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Women, the Recited Qur'an, and Islamic Music in Contemporary
Indonesia takes readers to the heart of religious musical praxis in
Indonesia, home to the largest Muslim population in the world. Anne K. Rasmussen explores a rich public soundscape, where women recite the divine texts of the Qur'an, and where an extraordinary diversity of Arab-influenced Islamic musical styles and genres, also performed by women, flourishes. Based on unique and revealing ethnographic research beginning at the end of Suharto's “New Order” and continuing into the era of “Reformation,” the book considers the powerful role of music in the expression of religious nationalism.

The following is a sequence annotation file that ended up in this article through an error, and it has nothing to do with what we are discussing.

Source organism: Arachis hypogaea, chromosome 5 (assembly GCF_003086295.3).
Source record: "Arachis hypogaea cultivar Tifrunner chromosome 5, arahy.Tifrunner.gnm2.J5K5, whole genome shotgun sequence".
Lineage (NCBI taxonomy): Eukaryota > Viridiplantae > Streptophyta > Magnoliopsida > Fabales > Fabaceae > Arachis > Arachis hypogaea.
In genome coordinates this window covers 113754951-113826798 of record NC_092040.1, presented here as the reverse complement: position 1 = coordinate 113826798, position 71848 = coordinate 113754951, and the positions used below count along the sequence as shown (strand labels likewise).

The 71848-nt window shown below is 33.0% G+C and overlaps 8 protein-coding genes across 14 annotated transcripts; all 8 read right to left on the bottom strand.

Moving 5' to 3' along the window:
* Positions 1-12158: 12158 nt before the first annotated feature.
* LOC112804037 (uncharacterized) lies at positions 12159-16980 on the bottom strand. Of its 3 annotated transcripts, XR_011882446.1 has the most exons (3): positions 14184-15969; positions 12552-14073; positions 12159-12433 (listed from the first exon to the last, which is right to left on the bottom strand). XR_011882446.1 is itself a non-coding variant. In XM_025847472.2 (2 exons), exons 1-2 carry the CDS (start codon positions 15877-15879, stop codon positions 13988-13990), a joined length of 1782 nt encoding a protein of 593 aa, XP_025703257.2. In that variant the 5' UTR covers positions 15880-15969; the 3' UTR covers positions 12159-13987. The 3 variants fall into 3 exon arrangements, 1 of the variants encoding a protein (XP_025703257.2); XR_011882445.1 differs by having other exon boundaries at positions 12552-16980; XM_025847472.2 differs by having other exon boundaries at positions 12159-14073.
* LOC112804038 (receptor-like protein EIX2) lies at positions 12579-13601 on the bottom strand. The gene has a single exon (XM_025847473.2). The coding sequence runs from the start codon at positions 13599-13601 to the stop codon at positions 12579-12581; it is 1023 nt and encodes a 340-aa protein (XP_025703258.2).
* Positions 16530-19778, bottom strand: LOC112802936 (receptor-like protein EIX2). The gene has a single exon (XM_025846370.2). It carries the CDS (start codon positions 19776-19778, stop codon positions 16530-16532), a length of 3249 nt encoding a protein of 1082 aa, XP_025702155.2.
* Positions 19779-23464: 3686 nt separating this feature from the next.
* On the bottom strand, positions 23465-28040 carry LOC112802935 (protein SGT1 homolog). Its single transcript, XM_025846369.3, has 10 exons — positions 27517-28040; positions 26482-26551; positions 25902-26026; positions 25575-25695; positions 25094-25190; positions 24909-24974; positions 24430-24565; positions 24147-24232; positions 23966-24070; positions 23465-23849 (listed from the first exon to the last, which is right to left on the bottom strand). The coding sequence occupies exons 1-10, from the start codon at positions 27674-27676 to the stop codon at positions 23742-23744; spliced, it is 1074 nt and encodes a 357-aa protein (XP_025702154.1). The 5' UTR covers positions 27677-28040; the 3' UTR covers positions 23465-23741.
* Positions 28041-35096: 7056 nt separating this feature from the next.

In particular, it focuses on musical style, women's roles, and the ideological and aesthetic issues raised by the Indonesian style of recitation.
List of Illustrations
Note on Transliteration and Translation
Preface and Acknowledgments
1. Setting the Scene
2. Hearing Islam in the Atmosphere
3. Learning Recitation: The Institutionalization of the Recited Qur’an
4. Celebrating Religion and Nation: The Festivalization of the Qur’an
5. Performing Piety through Islamic Musical Arts
6. Rethinking Women, Music, and Islam